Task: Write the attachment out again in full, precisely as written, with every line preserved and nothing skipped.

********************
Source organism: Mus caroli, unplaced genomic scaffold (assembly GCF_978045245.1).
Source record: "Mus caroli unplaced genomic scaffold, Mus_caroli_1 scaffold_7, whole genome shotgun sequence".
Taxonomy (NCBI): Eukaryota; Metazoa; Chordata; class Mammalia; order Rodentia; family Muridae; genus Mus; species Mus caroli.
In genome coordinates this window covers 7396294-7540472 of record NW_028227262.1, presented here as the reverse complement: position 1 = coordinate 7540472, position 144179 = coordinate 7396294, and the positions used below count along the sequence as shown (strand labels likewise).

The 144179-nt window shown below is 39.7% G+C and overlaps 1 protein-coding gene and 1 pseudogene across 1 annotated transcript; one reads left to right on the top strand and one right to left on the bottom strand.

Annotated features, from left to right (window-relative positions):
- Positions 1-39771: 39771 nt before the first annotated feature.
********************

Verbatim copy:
Source organism: Mus caroli, unplaced genomic scaffold (assembly GCF_978045245.1).
Source record: "Mus caroli unplaced genomic scaffold, Mus_caroli_1 scaffold_7, whole genome shotgun sequence".
Taxonomy (NCBI): Eukaryota; Metazoa; Chordata; class Mammalia; order Rodentia; family Muridae; genus Mus; species Mus caroli.
In genome coordinates this window covers 7396294-7540472 of record NW_028227262.1, presented here as the reverse complement: position 1 = coordinate 7540472, position 144179 = coordinate 7396294, and the positions used below count along the sequence as shown (strand labels likewise).

The 144179-nt window shown below is 39.7% G+C and overlaps 1 protein-coding gene and 1 pseudogene across 1 annotated transcript; one reads left to right on the top strand and one right to left on the bottom strand.

Annotated features, from left to right (window-relative positions):
- Positions 1-39771: 39771 nt before the first annotated feature.